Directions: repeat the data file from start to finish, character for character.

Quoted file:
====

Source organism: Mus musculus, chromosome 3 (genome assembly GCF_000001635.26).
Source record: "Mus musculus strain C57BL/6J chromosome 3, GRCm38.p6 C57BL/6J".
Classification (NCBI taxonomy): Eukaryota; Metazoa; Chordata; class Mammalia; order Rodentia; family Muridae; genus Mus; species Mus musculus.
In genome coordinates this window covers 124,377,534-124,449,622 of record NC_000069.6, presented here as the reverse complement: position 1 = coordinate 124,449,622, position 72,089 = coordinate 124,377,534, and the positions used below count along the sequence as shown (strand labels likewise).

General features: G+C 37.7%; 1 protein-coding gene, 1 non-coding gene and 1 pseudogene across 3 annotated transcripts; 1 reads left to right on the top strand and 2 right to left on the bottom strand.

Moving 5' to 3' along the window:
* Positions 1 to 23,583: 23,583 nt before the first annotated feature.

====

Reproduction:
Source organism: Mus musculus, chromosome 3 (genome assembly GCF_000001635.26).
Source record: "Mus musculus strain C57BL/6J chromosome 3, GRCm38.p6 C57BL/6J".
Classification (NCBI taxonomy): Eukaryota; Metazoa; Chordata; class Mammalia; order Rodentia; family Muridae; genus Mus; species Mus musculus.
In genome coordinates this window covers 124,377,534-124,449,622 of record NC_000069.6, presented here as the reverse complement: position 1 = coordinate 124,449,622, position 72,089 = coordinate 124,377,534, and the positions used below count along the sequence as shown (strand labels likewise).

General features: G+C 37.7%; 1 protein-coding gene, 1 non-coding gene and 1 pseudogene across 3 annotated transcripts; 1 reads left to right on the top strand and 2 right to left on the bottom strand.

Moving 5' to 3' along the window:
* Positions 1 to 23,583: 23,583 nt before the first annotated feature.